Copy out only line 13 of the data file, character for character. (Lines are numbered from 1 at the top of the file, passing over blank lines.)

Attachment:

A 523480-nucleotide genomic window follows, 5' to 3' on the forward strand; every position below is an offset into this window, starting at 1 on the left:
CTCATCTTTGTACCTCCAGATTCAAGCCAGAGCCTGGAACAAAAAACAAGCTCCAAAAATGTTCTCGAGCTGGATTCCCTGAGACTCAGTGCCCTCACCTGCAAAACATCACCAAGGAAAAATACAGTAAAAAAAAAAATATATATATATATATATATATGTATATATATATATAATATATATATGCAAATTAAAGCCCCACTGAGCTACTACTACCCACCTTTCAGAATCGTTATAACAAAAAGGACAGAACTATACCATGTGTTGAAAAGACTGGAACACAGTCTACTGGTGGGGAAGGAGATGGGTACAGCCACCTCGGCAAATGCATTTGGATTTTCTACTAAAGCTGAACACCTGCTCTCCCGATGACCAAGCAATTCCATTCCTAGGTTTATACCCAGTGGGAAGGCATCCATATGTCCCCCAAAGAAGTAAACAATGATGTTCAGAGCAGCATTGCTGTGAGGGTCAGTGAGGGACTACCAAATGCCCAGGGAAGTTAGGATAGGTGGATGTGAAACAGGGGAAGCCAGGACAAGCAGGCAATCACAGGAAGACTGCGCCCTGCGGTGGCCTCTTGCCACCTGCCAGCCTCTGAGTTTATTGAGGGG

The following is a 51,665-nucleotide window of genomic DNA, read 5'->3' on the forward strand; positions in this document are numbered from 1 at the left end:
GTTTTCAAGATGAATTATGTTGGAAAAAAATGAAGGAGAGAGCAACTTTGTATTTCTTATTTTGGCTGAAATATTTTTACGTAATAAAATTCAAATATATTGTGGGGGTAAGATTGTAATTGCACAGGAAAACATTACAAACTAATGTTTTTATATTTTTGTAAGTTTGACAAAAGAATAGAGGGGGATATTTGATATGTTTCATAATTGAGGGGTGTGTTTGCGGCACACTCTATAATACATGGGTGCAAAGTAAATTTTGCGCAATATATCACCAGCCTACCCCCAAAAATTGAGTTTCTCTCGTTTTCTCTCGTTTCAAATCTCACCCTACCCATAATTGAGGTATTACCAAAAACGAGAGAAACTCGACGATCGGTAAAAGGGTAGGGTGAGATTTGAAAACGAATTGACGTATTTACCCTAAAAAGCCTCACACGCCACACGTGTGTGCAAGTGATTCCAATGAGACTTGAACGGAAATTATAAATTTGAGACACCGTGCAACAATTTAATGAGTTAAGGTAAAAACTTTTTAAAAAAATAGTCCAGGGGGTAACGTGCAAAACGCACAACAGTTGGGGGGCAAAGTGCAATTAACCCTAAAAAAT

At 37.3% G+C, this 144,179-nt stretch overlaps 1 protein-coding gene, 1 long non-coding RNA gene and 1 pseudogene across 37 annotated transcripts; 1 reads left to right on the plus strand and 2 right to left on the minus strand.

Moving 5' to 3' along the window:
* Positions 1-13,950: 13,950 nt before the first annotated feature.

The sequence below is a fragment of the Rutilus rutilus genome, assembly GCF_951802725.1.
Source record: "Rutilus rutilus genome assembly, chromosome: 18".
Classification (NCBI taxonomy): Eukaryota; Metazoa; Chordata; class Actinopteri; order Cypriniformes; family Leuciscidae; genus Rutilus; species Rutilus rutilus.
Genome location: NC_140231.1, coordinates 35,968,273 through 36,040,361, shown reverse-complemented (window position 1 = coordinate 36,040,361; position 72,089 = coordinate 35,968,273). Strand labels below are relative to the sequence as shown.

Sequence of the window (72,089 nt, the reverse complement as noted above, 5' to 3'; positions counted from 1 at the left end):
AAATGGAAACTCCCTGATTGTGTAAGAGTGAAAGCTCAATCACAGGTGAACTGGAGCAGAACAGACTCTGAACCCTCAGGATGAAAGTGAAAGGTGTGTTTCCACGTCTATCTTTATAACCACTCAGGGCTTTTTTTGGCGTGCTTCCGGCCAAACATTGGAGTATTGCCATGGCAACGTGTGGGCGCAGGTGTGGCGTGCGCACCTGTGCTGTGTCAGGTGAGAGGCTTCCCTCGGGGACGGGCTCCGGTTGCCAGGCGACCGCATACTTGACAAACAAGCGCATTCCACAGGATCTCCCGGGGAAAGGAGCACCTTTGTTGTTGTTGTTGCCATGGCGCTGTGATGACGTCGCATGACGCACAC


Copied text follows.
AAATGGAAACTCCCTGATTGTGTAAGAGTGAAAGCTCAATCACAGGTGAACTGGAGCAGAACAGACTCTGAACCCTCAGGATGAAAGTGAAAGGTGTGTTTCCACGTCTATCTTTATAACCACTCAGGGCTTTTTTTGGCGTGCTTCCGGCCAAACATTGGAGTATTGCCATGGCAACGTGTGGGCGCAGGTGTGGCGTGCGCACCTGTGCTGTGTCAGGTGAGAGGCTTCCCTCGGGGACGGGCTCCGGTTGCCAGGCGACCGCATACTTGACAAACAAGCGCATTCCACAGGATCTCCCGGGGAAAGGAGCACCTTTGTTGTTGTTGTTGCCATGGCGCTGTGATGACGTCGCATGACGCACAC